Senator Hawley: “No sympathy for Big Pharma!” over Trump’s executive orders that work to bring down sky-high drug prices
By Michael Alexander // Aug 12, 2020

Missouri Senator Josh Hawley says he has no sympathy toward major pharmaceutical corporations that continue to charge Americans outrageous prices for essential medicines, adding that he is glad that President Donald Trump is finally standing up to them.


Hawley, a staunch Republican, made the remarks during his appearance on The Ingraham Angle over at Fox News.

“I have no sympathy for big pharma whatsoever,” Hawley said, after the show’s host, conservative pundit Laura Ingraham, asked him about his thoughts on President Trump’s recent executive orders demanding drug manufacturers lower their prices.

Ingraham, earlier in the segment, also aired a clip from Pfizer CEO Albert Bourla, who, in an earnings call, noted that he is “disappointed” at President Trump’s newest executive orders.

“I'm disappointed by these executive orders. They pose enormous destruction at a time where the industry needs to be completely focused on developing a potential COVID-19 vaccine or treatment,” Bourla said, adding that while Pfizer has current plans to invest in both research and development and manufacturing in the United States, the pharmaceutical giant will be “forced” to rethink those plans because of the new executive orders.

Hawley, however, was not moved.

“In my home state of Missouri they’re charging people three, four and five times more than they’re charging folks in France and Germany and Canada and I’m glad that the President is standing up to them,” Hawley said.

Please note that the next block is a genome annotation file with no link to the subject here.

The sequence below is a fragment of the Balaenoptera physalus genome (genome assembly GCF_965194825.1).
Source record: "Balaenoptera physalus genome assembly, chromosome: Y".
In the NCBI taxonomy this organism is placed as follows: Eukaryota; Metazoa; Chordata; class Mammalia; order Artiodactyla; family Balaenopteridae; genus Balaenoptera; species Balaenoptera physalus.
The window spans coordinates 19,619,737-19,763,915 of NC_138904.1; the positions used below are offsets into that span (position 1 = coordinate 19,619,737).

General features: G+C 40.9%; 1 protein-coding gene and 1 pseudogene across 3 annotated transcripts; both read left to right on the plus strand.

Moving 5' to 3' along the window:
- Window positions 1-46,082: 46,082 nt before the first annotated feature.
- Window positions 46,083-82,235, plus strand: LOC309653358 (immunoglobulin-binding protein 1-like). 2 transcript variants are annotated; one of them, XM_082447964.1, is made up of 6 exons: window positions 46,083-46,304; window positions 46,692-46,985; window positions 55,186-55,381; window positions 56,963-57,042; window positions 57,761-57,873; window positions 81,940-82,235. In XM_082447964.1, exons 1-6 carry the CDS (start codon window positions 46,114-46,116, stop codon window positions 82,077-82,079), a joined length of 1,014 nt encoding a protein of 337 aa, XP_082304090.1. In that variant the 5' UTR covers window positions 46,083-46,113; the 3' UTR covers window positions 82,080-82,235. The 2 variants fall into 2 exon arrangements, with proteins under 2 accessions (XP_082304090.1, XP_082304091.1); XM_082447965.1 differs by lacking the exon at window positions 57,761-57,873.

The executive orders, which President Trump signed in late July, would allow certain drugs to be imported from Canada, as well as make changes to the way discounts negotiated by pharmacy benefit managers are passed on to Medicare patients.

The orders also require Medicare to pay the same price for some drugs – the ones patients receive in the hospital as part of Medicare Part B – that other countries pay.

This is a welcome development, Hawley said, noting that this could spell the end for the abusive policies that allow major pharmaceutical companies to gain profit by overcharging patients.

“This Big Pharma-Big Government alliance has been great for Big Pharma, they’ve made a killing, these past few years – really for decades – and it's really time they started putting patients first,” the senator stressed.

According to Hawley, however, one of the most important developments to be spurred by President Trump’s new executive orders – aside from merely regulating the prices set by pharmaceutical companies – is that the United States is taking the first few steps to once again start to manufacture pharmaceutical products, in reference to the $765 million government loan offered to Kodak, which, under the Defense Production Act (DPA), will allow the company to expand into a new sector – in this case, the production of ingredients for generic drugs.

The deal with Kodak is now under review.

“It is important that we manufacture as many pharmaceutical products as we can in this country,” Hawley said, noting that this is a good step toward independence from foreign supply chains, particularly that of China. (Related: Trump signs executive order to bring pharmaceutical manufacturing back to the United States.)

“We are deeply dependent on foreign supply chains so I think it is incumbent to look at all the options for bringing those supply chains back, for getting medical production back in this country,” the senator added.

Earlier this year, Hawley introduced the Medical Supply Chain Security Act, which, according to his office, can help secure the U.S. medical product supply chain.

"The medical supply chain act will work to require that manufacturers report imminent or foretasted shortages of life-saving or life-sustaining medical devices to the FDA just as they currently do for pharmaceutical drugs," Hawley’s office said.

In addition, Hawley has also questioned the U.S. Food and Drug Administration (FDA) about their efforts to mitigate potential drug and medical device shortages in the United States.


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